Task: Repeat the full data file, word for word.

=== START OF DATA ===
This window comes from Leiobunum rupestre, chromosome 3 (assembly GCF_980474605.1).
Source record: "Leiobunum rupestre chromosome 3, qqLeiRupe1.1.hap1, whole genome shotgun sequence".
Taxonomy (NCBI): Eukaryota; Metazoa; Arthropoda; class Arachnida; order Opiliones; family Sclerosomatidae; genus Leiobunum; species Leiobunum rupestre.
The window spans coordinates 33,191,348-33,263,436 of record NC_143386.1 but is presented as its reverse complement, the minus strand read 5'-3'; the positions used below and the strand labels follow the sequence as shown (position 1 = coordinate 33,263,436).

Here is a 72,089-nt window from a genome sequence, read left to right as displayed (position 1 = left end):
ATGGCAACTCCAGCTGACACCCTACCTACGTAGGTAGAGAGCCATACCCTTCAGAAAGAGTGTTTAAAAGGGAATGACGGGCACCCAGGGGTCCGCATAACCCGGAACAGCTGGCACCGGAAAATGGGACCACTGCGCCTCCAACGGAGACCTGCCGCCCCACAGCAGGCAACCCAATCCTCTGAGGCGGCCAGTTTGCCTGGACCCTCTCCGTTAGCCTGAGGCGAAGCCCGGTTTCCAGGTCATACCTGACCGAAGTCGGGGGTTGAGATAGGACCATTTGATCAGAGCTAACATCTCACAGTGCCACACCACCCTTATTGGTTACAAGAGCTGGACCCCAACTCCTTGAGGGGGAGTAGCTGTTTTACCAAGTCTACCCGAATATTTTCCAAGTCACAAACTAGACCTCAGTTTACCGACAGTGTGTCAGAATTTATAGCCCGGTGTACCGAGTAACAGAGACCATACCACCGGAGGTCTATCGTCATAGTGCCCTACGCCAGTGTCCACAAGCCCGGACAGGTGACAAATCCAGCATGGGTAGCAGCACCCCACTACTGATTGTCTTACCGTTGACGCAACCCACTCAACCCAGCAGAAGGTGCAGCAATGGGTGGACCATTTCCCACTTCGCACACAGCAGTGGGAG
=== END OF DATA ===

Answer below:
This window comes from Leiobunum rupestre, chromosome 3 (assembly GCF_980474605.1).
Source record: "Leiobunum rupestre chromosome 3, qqLeiRupe1.1.hap1, whole genome shotgun sequence".
Taxonomy (NCBI): Eukaryota; Metazoa; Arthropoda; class Arachnida; order Opiliones; family Sclerosomatidae; genus Leiobunum; species Leiobunum rupestre.
The window spans coordinates 33,191,348-33,263,436 of record NC_143386.1 but is presented as its reverse complement, the minus strand read 5'-3'; the positions used below and the strand labels follow the sequence as shown (position 1 = coordinate 33,263,436).

Here is a 72,089-nt window from a genome sequence, read left to right as displayed (position 1 = left end):
ATGGCAACTCCAGCTGACACCCTACCTACGTAGGTAGAGAGCCATACCCTTCAGAAAGAGTGTTTAAAAGGGAATGACGGGCACCCAGGGGTCCGCATAACCCGGAACAGCTGGCACCGGAAAATGGGACCACTGCGCCTCCAACGGAGACCTGCCGCCCCACAGCAGGCAACCCAATCCTCTGAGGCGGCCAGTTTGCCTGGACCCTCTCCGTTAGCCTGAGGCGAAGCCCGGTTTCCAGGTCATACCTGACCGAAGTCGGGGGTTGAGATAGGACCATTTGATCAGAGCTAACATCTCACAGTGCCACACCACCCTTATTGGTTACAAGAGCTGGACCCCAACTCCTTGAGGGGGAGTAGCTGTTTTACCAAGTCTACCCGAATATTTTCCAAGTCACAAACTAGACCTCAGTTTACCGACAGTGTGTCAGAATTTATAGCCCGGTGTACCGAGTAACAGAGACCATACCACCGGAGGTCTATCGTCATAGTGCCCTACGCCAGTGTCCACAAGCCCGGACAGGTGACAAATCCAGCATGGGTAGCAGCACCCCACTACTGATTGTCTTACCGTTGACGCAACCCACTCAACCCAGCAGAAGGTGCAGCAATGGGTGGACCATTTCCCACTTCGCACACAGCAGTGGGAG